Legacy

How Ludwig Guttmann will be remembered

Photo: Illustrative image for the 'Legacy' page

"If I could say anything to Sir Ludwig it would be, "Thank you"... Before he did his rehab work at Stoke Mandeville, if you broke your back or your neck you were just left in hospital to die; it was that simple." Tanni Grey Thompson

Photo: Illustrative image for the 'Legacy' page
Watch Tanni Grey Thompson's tribute to Ludwig Guttmann here 


“His philosophy of dedicated management of spinal injury patients from injury to the grave is still credible today and has whenever possible been adopted around the world…Guttmann made Stoke Mandeville into a successful model for others to copy.” Professor Wagih El-Masri

 When Ludwig Guttmann started work at the Spinal Injuries Centre at Stoke Mandeville, life expectancy for paraplegics was only two years from the time of injury.  Guttmann refused to accept that a spinal injury was a death sentence, and his advancements in the treatment of paraplegia have revolutionised the field.  He influenced and taught a whole generation of physicians from all over the world in his methods, and centres were established worldwide (including those named after him in Barcelona, Heidelberg and in Israel). 

"Guttmann was very clear in his own mind that because of the complexity of spinal injuries and the multiple ways in which they affected patients and because of the need for simultaneous, adequate management of both the medical and the non-medical effects, then the only appropriate system of service provision for patients was in specialist centres that could provide a team with the knowledge and skills specific for each patient." Professor El-Masri

"Sir Ludwig Guttmann’s vision for changing the lives of those with spinal cord injury has achieved so much but his lasting legacy is that you must always ask yourself “What needs to be done now?” That is the challenge he has handed down to each of his successors." Dr. Allison Graham, Clinical Director, National Spinal Injuries Centre, Stoke Mandeville

The  Paralympics

Guttmann was known as “The father of the Paralympic movement”; he was the pioneer who proved that disabled sport could be as competitive and exciting as non-disabled sport.  It was his drive and determination to include a section in the Olympics for disabled sportsmen and women that follows through into the provision of the Paralympic Games today.  London 2012 will be the closest that the world has ever got to  Guttmann’s vision with the Olympic Games and Paralympic Games being organised in tandem.  However, there is still a little way to go to see the two events combined together into one sporting festival where disabled athletes compete alongside their non-disabled counterparts.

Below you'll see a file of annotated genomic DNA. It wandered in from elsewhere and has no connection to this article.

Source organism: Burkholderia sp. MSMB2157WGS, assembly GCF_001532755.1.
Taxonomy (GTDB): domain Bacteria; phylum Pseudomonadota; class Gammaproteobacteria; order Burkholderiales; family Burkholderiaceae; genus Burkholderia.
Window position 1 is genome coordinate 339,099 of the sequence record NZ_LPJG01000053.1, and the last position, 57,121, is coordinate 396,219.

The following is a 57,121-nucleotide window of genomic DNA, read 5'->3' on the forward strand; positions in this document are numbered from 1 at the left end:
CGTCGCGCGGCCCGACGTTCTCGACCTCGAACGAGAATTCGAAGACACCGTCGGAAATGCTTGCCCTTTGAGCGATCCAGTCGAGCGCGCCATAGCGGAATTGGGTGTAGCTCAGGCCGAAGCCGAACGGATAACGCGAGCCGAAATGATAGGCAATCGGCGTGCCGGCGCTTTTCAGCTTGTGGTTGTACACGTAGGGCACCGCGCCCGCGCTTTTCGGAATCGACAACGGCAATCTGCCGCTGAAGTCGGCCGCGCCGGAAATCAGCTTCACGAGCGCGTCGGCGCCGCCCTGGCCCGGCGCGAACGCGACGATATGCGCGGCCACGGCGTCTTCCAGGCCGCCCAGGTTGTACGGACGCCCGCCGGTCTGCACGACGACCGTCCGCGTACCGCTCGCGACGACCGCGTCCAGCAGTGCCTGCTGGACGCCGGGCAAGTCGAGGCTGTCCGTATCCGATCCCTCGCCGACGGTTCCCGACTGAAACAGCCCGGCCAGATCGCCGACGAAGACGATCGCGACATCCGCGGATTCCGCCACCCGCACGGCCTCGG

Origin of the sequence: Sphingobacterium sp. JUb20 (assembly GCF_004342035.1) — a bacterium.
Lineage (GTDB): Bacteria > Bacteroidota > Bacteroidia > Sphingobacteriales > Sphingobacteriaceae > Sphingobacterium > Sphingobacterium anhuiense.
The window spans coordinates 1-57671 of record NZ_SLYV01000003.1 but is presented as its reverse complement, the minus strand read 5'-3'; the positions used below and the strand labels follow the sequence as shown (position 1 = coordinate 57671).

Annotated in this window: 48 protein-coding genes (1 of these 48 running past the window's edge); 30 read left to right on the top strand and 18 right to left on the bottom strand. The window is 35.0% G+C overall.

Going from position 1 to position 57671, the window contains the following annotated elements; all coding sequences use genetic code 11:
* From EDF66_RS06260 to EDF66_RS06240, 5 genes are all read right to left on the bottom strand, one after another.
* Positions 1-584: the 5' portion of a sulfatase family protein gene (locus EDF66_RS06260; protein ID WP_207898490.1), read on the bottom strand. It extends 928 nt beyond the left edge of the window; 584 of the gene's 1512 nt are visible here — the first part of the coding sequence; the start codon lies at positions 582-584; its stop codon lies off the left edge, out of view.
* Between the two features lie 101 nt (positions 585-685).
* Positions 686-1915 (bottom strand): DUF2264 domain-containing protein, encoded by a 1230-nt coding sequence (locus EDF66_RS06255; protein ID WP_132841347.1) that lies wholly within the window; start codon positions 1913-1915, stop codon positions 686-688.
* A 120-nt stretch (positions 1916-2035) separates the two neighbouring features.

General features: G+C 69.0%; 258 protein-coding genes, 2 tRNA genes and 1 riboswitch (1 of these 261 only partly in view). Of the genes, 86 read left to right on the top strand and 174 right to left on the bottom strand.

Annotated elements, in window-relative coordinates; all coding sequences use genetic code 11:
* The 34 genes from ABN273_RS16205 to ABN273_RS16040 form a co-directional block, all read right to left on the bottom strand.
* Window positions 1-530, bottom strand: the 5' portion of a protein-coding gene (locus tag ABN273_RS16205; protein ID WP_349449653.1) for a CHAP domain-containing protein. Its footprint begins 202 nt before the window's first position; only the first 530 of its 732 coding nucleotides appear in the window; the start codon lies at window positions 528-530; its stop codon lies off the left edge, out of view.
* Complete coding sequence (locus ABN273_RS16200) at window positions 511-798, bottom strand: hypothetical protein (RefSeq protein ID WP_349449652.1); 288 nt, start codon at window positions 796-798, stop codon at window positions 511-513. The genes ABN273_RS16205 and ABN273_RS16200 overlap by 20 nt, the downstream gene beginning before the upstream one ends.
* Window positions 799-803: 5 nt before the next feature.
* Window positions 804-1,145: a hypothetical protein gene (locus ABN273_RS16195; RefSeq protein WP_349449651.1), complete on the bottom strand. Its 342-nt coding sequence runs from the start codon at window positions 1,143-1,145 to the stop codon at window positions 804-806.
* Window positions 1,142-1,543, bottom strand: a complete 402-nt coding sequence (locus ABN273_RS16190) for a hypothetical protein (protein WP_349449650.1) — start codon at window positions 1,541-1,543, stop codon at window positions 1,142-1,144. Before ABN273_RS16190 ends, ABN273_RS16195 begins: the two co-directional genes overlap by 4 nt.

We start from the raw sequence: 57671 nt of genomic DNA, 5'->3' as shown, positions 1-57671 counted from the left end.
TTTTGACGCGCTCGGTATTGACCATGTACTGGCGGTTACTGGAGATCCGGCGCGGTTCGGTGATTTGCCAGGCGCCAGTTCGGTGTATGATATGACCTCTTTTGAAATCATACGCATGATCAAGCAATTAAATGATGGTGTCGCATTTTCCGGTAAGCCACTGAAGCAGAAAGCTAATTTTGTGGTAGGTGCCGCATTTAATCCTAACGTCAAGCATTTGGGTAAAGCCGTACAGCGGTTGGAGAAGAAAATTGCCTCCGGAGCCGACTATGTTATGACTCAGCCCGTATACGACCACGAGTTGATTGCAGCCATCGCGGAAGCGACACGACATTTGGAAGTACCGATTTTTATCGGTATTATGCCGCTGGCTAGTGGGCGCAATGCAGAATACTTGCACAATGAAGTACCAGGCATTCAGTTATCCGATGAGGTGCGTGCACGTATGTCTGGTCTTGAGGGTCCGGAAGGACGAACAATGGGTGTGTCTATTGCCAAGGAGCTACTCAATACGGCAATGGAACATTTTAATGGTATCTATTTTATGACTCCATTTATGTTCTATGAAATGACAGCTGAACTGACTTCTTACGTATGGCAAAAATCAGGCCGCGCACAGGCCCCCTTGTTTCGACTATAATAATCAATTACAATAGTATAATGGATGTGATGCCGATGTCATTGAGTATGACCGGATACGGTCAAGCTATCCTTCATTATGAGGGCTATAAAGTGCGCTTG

Photo:The sports hall

The sports hall

photo IWAS

After injury Guttmann focussed an individual’s mind on what they can do rather than regretting  what they can no longer do. Through sport Guttmann gave that person back the will to live a full life with pride and self-respect. Bob Paterson, IWAS

 

Photo: Illustrative image for the 'Legacy' page

 

Photo: Illustrative image for the 'Legacy' page

photo D Tussler

 

 

 

 

 

"The aim of the Stoke Mandeville Games is to unite paralysed men and women from all parts of the world in an international sports movement, and your spirit of true sportsmanship today will give hope and inspiration to thousands of paralysed people"

Forty five years on the terminology may have changed but the core message remains the same. That statement of intent was first unveiled for the Stoke Mandeville International Games in 1956 (seen on the left); it was then hung in the new sports stadium when it opened in 1969 (top right); and it then went to the archery room at the hospital (bottom right). 

"Ludwig Guttmann once said, “If I ever did one good thing in my medical career it was to introduce sport into the rehabilitation of disabled people”. This is still true today and manifests itself through the organisation WheelPower, the national charity for wheelchair sport whose base is at Stoke Mandeville Stadium, which he established as the British Paraplegic Sports Society and which aims to transform lives through sport.  Providing opportunities for young and newly disabled people to benefit from participation in sport is key to their rehabilitation and personal development." Martin McElhatton, Chief Executive, Wheelpower - British Wheelchair Sport

 

This page was added on 06/04/2011.

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